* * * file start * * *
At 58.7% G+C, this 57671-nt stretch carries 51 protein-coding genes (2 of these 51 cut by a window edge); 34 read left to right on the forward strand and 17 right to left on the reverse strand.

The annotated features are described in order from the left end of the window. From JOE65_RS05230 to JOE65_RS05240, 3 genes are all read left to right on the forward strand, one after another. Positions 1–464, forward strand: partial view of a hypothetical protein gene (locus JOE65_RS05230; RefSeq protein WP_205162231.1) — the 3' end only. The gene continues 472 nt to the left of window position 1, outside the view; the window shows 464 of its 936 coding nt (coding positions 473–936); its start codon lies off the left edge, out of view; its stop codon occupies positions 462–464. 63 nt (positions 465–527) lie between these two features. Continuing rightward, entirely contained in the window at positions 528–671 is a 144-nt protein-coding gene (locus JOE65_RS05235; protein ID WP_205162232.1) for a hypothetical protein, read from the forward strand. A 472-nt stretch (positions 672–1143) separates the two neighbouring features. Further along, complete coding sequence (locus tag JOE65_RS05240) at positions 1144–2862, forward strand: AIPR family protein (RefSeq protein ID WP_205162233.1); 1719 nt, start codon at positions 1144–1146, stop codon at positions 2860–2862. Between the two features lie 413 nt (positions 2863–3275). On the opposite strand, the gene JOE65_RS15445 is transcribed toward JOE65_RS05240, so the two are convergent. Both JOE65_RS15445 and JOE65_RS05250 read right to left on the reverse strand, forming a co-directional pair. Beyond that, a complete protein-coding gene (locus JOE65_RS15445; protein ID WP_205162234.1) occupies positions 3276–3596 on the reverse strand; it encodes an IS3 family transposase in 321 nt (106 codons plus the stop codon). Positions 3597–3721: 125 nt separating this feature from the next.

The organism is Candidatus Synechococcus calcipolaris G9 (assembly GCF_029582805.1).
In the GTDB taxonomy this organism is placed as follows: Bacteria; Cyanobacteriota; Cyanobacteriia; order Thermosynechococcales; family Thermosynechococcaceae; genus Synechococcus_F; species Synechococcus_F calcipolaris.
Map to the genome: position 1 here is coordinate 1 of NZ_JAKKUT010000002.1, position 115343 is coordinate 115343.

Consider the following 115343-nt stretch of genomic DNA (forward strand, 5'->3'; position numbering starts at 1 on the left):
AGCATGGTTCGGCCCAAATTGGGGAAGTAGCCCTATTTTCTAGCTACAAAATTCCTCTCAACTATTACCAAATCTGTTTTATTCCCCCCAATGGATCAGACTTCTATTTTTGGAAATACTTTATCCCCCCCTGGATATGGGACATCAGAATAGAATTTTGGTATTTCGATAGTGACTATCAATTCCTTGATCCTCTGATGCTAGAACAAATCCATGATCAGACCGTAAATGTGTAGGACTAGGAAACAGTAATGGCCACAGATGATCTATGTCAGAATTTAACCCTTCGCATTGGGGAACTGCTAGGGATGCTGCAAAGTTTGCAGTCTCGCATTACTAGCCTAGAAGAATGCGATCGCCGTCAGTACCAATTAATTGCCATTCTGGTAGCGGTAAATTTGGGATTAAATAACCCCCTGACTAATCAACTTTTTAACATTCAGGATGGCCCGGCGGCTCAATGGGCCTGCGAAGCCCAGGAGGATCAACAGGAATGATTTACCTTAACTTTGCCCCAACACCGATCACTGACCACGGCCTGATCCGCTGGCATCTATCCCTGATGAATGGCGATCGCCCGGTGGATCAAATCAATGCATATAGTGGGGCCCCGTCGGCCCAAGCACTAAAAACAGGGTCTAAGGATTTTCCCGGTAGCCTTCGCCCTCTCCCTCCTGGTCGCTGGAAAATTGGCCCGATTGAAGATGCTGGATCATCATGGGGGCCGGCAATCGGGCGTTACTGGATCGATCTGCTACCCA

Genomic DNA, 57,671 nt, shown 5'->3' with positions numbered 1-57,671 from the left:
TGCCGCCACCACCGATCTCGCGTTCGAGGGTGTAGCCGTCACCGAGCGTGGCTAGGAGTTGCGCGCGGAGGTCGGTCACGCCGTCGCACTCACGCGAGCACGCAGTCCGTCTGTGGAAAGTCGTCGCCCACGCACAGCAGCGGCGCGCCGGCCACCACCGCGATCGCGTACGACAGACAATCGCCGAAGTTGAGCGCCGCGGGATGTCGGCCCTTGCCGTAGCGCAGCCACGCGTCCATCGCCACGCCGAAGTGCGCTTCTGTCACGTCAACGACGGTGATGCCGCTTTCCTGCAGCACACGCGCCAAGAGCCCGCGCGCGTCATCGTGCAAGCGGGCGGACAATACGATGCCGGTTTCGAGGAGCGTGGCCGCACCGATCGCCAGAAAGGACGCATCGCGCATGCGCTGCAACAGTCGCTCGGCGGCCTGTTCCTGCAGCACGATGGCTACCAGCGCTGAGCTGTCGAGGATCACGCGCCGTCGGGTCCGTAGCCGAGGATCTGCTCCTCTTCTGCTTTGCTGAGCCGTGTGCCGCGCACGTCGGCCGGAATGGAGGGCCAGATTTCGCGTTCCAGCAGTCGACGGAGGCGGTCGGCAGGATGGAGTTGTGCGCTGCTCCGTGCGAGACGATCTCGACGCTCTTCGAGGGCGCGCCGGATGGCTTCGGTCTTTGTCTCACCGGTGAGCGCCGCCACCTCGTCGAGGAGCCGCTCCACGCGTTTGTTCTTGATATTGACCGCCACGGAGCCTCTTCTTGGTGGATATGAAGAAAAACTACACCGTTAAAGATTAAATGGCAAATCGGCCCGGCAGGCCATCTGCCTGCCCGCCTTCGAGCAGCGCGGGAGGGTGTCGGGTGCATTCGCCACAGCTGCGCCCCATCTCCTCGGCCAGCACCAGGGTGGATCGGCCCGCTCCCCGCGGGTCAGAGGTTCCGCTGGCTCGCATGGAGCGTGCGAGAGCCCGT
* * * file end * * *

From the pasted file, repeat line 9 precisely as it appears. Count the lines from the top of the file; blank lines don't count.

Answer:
TGCCGCCACCACCGATCTCGCGTTCGAGGGTGTAGCCGTCACCGAGCGTGGCTAGGAGTTGCGCGCGGAGGTCGGTCACGCCGTCGCACTCACGCGAGCACGCAGTCCGTCTGTGGAAAGTCGTCGCCCACGCACAGCAGCGGCGCGCCGGCCACCACCGCGATCGCGTACGACAGACAATCGCCGAAGTTGAGCGCCGCGGGATGTCGGCCCTTGCCGTAGCGCAGCCACGCGTCCATCGCCACGCCGAAGTGCGCTTCTGTCACGTCAACGACGGTGATGCCGCTTTCCTGCAGCACACGCGCCAAGAGCCCGCGCGCGTCATCGTGCAAGCGGGCGGACAATACGATGCCGGTTTCGAGGAGCGTGGCCGCACCGATCGCCAGAAAGGACGCATCGCGCATGCGCTGCAACAGTCGCTCGGCGGCCTGTTCCTGCAGCACGATGGCTACCAGCGCTGAGCTGTCGAGGATCACGCGCCGTCGGGTCCGTAGCCGAGGATCTGCTCCTCTTCTGCTTTGCTGAGCCGTGTGCCGCGCACGTCGGCCGGAATGGAGGGCCAGATTTCGCGTTCCAGCAGTCGACGGAGGCGGTCGGCAGGATGGAGTTGTGCGCTGCTCCGTGCGAGACGATCTCGACGCTCTTCGAGGGCGCGCCGGATGGCTTCGGTCTTTGTCTCACCGGTGAGCGCCGCCACCTCGTCGAGGAGCCGCTCCACGCGTTTGTTCTTGATATTGACCGCCACGGAGCCTCTTCTTGGTGGATATGAAGAAAAACTACACCGTTAAAGATTAAATGGCAAATCGGCCCGGCAGGCCATCTGCCTGCCCGCCTTCGAGCAGCGCGGGAGGGTGTCGGGTGCATTCGCCACAGCTGCGCCCCATCTCCTCGGCCAGCACCAGGGTGGATCGGCCCGCTCCCCGCGGGTCAGAGGTTCCGCTGGCTCGCATGGAGCGTGCGAGAGCCCGT